Sitting upon an elevated landmark site in heritage-rich Parnell, One Saint Stephens will strike a balance between bringing a contemporary design aesthetic to St Stephens Corner and complementing the Victorian and early 20th century architecture that surrounds it.
Originally the land was purchased by Bishop Selwyn in 1842 from the founder of Parnell, Robert Tod. With its high vantage point, and commanding 360° views, the land was ideal for building churches; the current Holy Trinity Cathedral is only the latest of several fine churches to stand in this unique position.
One Saint Stephens will share this historic site with the Anglican Cathedral, while also acting as sentry to one of Auckland’s most historic and prestigious streets. St Stephens Avenue has seen more than its share of the rich and the famous; among its notable current residents is Sir John Key, former Prime Minister of New Zealand.
Also known as Holy Trinity Cathedral, it stands at the top of the hill, and is the most distinctive structure in Parnell. The building is in two parts: the brick choir and body of the church date from 1960 and represent a modern simplified version of Gothic. The front part of the church, built in the 1990s to the design of Professor Richard Toy and John Sinclair, has echoes of Coventry Cathedral built after World War II.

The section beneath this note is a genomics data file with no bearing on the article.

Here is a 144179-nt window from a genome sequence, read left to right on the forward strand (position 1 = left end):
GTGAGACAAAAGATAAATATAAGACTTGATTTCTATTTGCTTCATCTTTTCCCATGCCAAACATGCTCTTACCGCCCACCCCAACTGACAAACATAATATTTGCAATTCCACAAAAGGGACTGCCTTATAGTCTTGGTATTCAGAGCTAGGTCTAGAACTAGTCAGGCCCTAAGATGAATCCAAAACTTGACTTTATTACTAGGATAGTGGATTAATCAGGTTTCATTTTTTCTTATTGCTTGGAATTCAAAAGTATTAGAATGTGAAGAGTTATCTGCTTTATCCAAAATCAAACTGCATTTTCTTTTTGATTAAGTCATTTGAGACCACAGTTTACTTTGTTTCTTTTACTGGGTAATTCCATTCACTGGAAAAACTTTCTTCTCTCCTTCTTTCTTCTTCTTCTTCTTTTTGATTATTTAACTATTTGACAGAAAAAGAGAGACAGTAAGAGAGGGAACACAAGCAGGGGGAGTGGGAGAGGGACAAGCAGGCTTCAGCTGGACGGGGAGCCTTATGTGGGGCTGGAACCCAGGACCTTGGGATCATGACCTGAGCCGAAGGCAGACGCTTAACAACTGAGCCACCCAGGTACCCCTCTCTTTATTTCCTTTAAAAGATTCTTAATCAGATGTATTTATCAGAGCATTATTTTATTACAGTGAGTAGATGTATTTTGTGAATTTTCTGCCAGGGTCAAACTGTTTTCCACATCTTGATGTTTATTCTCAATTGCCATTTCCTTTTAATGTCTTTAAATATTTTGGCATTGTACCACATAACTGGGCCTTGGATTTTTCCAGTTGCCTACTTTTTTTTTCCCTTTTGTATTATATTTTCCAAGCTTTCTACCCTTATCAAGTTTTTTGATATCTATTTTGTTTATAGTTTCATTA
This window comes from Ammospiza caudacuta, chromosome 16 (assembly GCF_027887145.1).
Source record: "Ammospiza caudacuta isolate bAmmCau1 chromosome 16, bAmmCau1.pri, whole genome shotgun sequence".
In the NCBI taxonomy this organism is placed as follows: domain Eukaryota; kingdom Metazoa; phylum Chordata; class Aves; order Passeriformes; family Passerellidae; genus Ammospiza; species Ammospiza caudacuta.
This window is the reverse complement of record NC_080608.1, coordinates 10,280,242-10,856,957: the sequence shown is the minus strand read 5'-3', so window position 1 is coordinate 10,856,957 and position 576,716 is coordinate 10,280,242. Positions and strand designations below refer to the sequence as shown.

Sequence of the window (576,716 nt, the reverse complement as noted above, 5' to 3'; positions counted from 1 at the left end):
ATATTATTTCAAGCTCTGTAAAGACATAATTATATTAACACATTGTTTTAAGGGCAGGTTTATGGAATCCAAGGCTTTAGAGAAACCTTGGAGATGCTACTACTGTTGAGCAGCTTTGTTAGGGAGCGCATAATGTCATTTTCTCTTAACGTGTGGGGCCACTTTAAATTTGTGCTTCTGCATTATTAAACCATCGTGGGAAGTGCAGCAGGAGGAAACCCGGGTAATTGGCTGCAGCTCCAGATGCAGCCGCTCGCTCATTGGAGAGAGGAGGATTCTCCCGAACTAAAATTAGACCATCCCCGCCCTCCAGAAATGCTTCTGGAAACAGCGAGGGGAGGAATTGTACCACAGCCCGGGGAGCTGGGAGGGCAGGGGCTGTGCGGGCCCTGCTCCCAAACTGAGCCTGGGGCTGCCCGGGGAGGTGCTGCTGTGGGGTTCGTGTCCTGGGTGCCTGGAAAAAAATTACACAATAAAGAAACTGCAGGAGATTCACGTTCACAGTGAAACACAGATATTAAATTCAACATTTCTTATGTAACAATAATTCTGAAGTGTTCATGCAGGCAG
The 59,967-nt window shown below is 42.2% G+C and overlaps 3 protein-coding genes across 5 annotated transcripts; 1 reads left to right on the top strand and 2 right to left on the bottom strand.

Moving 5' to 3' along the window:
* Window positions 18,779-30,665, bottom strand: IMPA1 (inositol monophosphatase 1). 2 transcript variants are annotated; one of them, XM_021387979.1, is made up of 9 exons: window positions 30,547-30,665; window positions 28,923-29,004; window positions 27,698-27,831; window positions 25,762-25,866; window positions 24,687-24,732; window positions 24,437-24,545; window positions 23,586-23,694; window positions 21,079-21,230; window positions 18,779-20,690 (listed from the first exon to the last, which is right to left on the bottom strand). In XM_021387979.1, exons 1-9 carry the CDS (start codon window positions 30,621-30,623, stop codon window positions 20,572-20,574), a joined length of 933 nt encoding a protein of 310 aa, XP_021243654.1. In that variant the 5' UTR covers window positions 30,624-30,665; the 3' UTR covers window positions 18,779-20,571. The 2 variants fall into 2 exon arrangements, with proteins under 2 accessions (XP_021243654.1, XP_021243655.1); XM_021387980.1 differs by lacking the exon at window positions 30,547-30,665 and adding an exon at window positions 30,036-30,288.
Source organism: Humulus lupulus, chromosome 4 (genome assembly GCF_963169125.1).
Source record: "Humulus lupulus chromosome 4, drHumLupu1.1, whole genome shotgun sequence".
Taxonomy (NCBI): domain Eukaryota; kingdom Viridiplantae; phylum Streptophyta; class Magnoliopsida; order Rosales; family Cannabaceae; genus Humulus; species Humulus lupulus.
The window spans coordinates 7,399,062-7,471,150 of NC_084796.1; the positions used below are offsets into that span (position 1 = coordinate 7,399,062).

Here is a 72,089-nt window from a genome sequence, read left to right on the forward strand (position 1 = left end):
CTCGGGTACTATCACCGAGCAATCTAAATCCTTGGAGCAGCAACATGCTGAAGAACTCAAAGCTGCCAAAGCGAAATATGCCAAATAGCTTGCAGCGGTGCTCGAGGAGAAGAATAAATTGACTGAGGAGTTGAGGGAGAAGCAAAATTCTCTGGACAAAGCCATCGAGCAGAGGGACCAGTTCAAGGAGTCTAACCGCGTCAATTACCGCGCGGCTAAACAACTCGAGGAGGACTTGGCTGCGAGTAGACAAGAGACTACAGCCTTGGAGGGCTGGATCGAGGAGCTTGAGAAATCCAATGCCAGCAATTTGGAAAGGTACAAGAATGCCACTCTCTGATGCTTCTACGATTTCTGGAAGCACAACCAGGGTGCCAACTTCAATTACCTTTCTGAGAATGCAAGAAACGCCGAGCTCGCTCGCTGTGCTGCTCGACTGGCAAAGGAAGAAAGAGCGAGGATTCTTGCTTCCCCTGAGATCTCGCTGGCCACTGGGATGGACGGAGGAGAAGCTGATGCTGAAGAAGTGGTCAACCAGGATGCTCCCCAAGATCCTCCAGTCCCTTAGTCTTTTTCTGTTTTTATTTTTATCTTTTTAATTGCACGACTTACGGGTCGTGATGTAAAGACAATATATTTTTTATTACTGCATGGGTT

A fine Arts & Crafts brick residence built for Bishop Neligan in 1908.
ST MARY’S CATHEDRAL
Next to Holy Trinity Cathedral stands the smaller St Mary’s, a wooden neo-Gothic structure dating from 1885. Until the current cathedral was built, it served as the cathedral following the demolition of an earlier St Mary’s.
Also known as Selwyn Court, this is the residence of the Anglican Bishop of Auckland. This wooden gothic house has a chapel and an octagonal turret.
THE OLD DEANERY
This neo-Tudor house is built from volcanic scoria rock. This is probably the birthplace of the novelist Hugh Walpole whose father was Dean of the Cathedral at the time.